Flies, humans perceive motion in same way, study finds

January 24, 2014 by Becky Bach
Close-up of the head of Calliphora vomitoria. Credit: Wikipedia.

(Medical Xpress)—Anyone who has tried to swat a fly knows they can quickly spot – and evade – the approaching swatter. New research from a team of Stanford scientists might explain why: Flies and humans share a computational strategy to perceive motion.

"What's really exciting to me is that no one would have expected this deep similarity between two animals that are so evolutionarily different," said Stanford's Thomas Clandinin, an associate professor of neurobiology and one of the authors of the study, which was published this month in the journal Nature Neuroscience.

The last common ancestor of flies and humans lived more than 500 million years ago when the planet looked quite different. Nonetheless, repeated patterns in the natural environment led ancestors of both organisms to evolve similar strategies to sense movement.

It is likely this model evolved twice – once in a ancestor and once for a fly ancestor – because flies and humans are so far apart on the evolutionary tree, according to neurobiologist Damon Clark, a lead author of the paper. Despite the fact that the brains of humans and flies are quite different, they analyze in similar ways. Clark, now a professor at Yale, was a Stanford postdoctoral researcher in Clandinin's group at Stanford when he worked on the project.

Scientists know quite a bit about how the eye detects light. However, they don't completely understand how the brain translates a series of chemical signals into an image. The research team examined motion perception in flies and humans to learn more about the visual system and the brain's problem-solving strategies.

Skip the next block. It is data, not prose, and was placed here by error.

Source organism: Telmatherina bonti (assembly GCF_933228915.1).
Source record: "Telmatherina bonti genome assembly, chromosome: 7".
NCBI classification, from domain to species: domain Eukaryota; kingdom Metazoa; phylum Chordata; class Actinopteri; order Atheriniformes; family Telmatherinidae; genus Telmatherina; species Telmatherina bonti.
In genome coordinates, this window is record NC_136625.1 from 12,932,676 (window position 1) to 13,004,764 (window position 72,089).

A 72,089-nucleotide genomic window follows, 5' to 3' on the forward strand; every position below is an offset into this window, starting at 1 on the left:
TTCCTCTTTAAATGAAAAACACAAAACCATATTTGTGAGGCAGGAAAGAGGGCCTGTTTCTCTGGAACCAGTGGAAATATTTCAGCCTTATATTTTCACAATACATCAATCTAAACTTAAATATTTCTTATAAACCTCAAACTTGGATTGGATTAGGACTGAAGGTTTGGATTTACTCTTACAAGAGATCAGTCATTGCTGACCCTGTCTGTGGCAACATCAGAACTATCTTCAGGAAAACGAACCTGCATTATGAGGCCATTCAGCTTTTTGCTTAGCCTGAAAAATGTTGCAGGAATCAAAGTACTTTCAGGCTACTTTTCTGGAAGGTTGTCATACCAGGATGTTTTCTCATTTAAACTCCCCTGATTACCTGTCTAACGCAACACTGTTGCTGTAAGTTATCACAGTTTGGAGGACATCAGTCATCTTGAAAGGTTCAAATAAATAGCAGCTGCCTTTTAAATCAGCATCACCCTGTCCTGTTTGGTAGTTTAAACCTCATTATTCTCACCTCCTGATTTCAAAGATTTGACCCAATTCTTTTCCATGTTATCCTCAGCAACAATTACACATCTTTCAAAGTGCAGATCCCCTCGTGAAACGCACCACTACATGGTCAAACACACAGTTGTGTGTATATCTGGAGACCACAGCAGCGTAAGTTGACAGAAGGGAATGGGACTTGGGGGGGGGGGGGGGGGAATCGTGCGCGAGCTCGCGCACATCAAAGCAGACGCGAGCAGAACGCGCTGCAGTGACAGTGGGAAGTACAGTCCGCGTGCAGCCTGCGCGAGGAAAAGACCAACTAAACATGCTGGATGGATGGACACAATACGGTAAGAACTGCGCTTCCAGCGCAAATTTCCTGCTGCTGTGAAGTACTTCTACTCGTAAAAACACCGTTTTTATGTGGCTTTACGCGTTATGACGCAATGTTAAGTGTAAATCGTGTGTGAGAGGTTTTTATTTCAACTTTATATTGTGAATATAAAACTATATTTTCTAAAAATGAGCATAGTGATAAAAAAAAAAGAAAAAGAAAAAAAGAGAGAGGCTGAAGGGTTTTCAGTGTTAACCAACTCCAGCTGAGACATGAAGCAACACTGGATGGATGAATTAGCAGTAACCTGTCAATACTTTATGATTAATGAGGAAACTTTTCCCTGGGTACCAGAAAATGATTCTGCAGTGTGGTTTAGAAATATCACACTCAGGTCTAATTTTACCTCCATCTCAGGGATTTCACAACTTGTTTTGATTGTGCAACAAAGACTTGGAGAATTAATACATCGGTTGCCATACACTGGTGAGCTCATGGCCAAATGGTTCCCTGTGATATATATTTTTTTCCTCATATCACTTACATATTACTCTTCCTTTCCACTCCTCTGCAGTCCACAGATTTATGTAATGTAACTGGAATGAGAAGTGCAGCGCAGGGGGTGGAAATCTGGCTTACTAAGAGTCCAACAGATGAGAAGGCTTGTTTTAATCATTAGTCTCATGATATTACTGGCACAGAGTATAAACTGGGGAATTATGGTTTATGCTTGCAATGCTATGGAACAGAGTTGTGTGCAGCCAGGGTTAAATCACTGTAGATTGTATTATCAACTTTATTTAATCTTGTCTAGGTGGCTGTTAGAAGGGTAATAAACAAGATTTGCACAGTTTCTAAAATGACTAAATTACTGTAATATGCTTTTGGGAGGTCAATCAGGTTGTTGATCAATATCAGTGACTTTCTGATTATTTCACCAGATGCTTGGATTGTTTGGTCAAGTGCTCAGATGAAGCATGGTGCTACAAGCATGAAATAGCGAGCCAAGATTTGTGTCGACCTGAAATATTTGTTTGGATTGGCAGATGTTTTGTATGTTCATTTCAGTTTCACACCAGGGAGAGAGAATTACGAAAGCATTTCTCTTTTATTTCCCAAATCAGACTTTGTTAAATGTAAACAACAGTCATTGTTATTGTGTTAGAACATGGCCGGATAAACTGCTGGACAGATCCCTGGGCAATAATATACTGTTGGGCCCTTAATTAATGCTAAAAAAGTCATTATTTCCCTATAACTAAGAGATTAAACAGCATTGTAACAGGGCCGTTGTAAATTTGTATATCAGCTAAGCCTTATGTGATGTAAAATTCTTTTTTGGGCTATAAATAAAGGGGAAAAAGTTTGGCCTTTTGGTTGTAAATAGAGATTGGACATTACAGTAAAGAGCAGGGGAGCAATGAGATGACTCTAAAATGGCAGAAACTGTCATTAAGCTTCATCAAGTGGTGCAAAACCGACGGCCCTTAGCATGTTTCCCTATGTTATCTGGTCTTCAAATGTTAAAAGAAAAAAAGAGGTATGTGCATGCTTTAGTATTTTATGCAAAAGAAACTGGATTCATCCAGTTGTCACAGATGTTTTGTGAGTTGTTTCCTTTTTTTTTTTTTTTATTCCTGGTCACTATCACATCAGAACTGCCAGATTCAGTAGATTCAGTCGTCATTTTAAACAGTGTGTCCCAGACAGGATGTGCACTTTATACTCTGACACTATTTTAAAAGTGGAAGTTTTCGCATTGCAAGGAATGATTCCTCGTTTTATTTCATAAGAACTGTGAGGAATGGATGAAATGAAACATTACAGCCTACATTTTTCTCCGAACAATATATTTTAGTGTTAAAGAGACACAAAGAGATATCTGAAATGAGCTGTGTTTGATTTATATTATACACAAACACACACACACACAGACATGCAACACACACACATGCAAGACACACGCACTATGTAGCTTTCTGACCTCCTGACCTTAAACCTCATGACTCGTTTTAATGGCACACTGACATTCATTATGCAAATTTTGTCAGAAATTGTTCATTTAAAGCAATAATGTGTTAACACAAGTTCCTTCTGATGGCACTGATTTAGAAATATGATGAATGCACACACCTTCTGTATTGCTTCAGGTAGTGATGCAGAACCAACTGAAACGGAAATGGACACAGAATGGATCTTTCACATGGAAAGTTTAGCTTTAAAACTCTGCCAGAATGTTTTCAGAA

The video will load shortly

"The big question is really 'How does the brain evolve,'" said Anthony Norcia, an author of the paper and a Stanford professor (research) of psychology.

The study suggests there may be an optimal way to view natural moving objects which share fundamental properties, Clark said. By statistically modeling these properties, theoretical neuroscientist James Fitzgerald, also a lead author of the paper, was able to develop a framework to test these theories, team members said. Fitzgerald was previously a graduate student at Stanford and is now a postdoctoral fellow at Harvard University.

Both humans and flies discern three types of information about a moving object: its speed, direction of motion and brightness. Previous models were flawed because they discarded information about brightness, Norcia said.

The team tested its theories in both humans and flies. In Norcia's lab, volunteers watched videos while researchers monitored their scalp electroencephalogram (EEG) signals. They also answered questions about their perception of motion based on the videos.

But to test flies, researchers couldn't just ask them which way an image was moving. Instead, Clark said, they capitalized on a known fly trait: Flies turn in the direction of motion. Clark tethered flies to sticks, posed them on tiny spherical treadmills, and then screened videos while monitoring their movements.

The project was possible thanks to the kind of interdisciplinary teamwork that is common at Stanford, Norcia said. It started when Clark gave an informal presentation in the Department of Psychology, piquing the interest of Norcia and the study's third lead author, former Stanford postdoctoral researcher Justin Ales, who is now a lecturer at the University of St. Andrews in Scotland.

Fitzgerald said he chose to study motion in flies because it could be possible to pinpoint the neural networks involved. "The ultimate hope is by finding an example of how solve this particular problem, it could give us some insight into how the brain solves problems more generally," Fitzgerald said.